As your eCommerce business starts to grow, you may encounter differences in how you balance your books. While the principles of accounting remain the same regardless of your business, an eCommerce brand has extra expenses to balance and account for. Use this guide to gain a better understanding of eCommerce accounting and what it means for your money.
Understanding the basics of eCommerce accounting.
One of the first things that business owners ask when they start an online company is what is eCommerce accounting? This refers to the money management and tracking of the expenses and income related to your online business. For example, if you sell an item for $100, you don’t automatically have $100 in profit. Once you take away the cost to build the product, the shipping, the marketing costs, and any other expenses, your profits are much lower.
Ecommerce accounting factors in the sales income for your business while also tracking other expenses and costs to help you understand your profits. With this information, you can take steps to make your business more successful.
Accounting and bookkeeping are different.
One of the biggest misconceptions about finance is that an accountant and bookkeeper do the same thing. While both are important for your eCommerce business, they do have different roles. A bookkeeper balances the ledger by tracking every expense and source of income to your business. For example, they track invoices that vendors send you while also keeping an eye on your sales. They will balance the books and provide financial reports on the health of your business.
An accountant will analyze your books and provide insights on how you can improve your business. For example, your accountant will identify that your gross margin is low and highlight a few ways to increase your profitability. They will also help you file your taxes and complete other financial requirements to operate. In some small businesses, one person can serve as both the accountant and bookkeeper.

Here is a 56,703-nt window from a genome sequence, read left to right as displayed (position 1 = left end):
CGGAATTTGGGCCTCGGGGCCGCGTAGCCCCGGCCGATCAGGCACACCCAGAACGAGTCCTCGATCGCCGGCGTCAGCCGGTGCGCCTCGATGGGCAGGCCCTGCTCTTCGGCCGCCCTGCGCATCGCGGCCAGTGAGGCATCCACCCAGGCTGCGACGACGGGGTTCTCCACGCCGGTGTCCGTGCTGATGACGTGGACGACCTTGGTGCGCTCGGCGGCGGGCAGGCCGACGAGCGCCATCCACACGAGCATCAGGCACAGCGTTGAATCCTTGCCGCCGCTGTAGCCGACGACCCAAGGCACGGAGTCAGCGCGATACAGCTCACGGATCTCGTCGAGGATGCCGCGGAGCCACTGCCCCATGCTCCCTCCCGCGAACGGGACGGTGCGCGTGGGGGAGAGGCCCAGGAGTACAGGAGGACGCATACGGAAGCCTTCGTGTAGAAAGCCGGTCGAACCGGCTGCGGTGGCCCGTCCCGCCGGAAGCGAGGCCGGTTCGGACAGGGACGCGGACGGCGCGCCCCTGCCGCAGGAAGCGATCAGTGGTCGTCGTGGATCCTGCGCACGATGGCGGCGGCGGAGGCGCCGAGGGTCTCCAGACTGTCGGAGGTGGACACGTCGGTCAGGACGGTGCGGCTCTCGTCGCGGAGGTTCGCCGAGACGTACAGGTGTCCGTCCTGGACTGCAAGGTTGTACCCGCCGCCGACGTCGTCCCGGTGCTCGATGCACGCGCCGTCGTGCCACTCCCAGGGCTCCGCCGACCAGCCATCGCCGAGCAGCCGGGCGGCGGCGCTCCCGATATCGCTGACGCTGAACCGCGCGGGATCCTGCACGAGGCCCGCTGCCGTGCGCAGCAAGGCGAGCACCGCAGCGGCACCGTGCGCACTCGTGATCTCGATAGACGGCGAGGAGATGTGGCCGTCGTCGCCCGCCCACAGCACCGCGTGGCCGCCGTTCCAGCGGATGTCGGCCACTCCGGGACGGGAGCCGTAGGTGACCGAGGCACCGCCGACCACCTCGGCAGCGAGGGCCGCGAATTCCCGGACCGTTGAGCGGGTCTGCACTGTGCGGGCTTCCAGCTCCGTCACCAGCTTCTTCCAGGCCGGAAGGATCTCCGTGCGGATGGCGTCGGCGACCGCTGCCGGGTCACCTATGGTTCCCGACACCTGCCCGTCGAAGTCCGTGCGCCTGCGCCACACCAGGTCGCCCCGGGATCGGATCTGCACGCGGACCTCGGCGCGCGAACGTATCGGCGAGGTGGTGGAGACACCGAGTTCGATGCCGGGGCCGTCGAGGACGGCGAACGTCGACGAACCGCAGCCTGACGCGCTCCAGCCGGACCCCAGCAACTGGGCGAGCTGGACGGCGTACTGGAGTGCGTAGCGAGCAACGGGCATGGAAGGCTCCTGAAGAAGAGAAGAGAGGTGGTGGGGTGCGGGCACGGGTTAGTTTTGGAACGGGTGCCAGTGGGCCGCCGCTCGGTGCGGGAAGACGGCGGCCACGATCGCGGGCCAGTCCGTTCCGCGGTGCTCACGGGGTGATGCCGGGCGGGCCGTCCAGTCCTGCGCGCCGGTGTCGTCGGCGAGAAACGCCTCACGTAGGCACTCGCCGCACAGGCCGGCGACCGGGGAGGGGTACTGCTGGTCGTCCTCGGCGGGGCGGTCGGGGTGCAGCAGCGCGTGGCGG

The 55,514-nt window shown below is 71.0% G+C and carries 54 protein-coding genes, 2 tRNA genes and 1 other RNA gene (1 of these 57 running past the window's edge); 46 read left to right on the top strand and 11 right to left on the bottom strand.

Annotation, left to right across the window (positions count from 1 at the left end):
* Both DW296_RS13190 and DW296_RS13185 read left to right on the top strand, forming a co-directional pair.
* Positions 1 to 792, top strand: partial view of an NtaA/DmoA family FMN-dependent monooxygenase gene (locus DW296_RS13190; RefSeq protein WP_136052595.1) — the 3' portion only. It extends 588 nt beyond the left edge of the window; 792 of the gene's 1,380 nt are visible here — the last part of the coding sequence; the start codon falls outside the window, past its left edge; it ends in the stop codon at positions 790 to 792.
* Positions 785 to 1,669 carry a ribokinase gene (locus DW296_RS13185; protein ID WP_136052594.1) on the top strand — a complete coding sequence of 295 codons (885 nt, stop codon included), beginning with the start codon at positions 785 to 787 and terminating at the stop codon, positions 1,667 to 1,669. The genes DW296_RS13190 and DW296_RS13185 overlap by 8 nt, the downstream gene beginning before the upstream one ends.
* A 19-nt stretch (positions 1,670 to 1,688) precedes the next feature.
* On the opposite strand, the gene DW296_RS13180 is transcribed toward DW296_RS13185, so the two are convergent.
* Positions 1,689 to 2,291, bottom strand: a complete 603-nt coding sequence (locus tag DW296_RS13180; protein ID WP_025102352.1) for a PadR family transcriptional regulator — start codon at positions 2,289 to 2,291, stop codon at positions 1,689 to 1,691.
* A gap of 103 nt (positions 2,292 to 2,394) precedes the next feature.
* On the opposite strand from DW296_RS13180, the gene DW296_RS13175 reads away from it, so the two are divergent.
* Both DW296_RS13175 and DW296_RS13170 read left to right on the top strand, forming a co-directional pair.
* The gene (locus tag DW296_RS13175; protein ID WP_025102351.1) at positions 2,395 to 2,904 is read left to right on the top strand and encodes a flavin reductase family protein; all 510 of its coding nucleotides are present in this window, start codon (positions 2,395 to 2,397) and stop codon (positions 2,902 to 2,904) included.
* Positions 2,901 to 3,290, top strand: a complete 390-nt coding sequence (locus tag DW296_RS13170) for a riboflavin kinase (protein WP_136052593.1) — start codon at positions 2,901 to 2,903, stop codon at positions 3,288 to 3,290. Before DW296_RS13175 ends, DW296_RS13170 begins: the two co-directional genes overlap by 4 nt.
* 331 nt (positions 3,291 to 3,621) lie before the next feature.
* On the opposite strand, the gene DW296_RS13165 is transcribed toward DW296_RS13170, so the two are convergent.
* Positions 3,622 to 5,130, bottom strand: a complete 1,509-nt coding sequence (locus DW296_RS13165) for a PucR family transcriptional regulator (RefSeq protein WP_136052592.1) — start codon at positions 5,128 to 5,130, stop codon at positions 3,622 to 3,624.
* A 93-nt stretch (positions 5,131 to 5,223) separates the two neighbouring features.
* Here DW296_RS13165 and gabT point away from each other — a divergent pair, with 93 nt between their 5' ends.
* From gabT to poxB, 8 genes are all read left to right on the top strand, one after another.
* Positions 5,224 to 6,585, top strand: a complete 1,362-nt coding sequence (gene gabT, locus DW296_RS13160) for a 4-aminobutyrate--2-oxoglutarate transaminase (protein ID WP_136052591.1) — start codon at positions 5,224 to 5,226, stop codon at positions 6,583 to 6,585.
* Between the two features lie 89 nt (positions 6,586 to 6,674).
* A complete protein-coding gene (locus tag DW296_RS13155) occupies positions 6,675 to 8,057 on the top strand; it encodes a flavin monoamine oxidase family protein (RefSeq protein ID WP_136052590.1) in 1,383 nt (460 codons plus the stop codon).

eCommerce has different expenses than brick-and-mortar locations.
Many of your brick-and-mortar expenses are static. If you have a physical shop, you will pay rent each month to operate. You will also pay a flat fee for the internet and can estimate the monthly costs of labor to hire employees. However, the costs of an eCommerce business are more variable.
Each sold item comes with a shipping cost that can vary depending on where you send it. You may have to pay commission to affiliate links or have discounts on certain items because of online coupon codes. Your bookkeeper has to sort through all of this. Bringing on a financial expert can help you establish clear finances for your eCommerce business. They understand the industry best practices and can take steps to increase your cash flow.
Good accounting can save time.
Your ultimate goal with setting up accounting systems is to save time so you can focus on your eCommerce company. When you have good systems in place, you can easily review your balance sheets and cash flow statements without spending hours combing through receipts and invoices. A bookkeeper can sort through these documents for you and generate reports.
As a business owner, you need to spend your time making high-level decisions. You don’t want to waste hours of your day trying to get financially organized.
The world of eCommerce can allow small businesses to sell their wares across the country – if not across the world. However, the accounting that comes with this arm of business can be daunting for new entrepreneurs. Take steps to secure your finances with healthy accounting systems and a clear understanding of cash flow.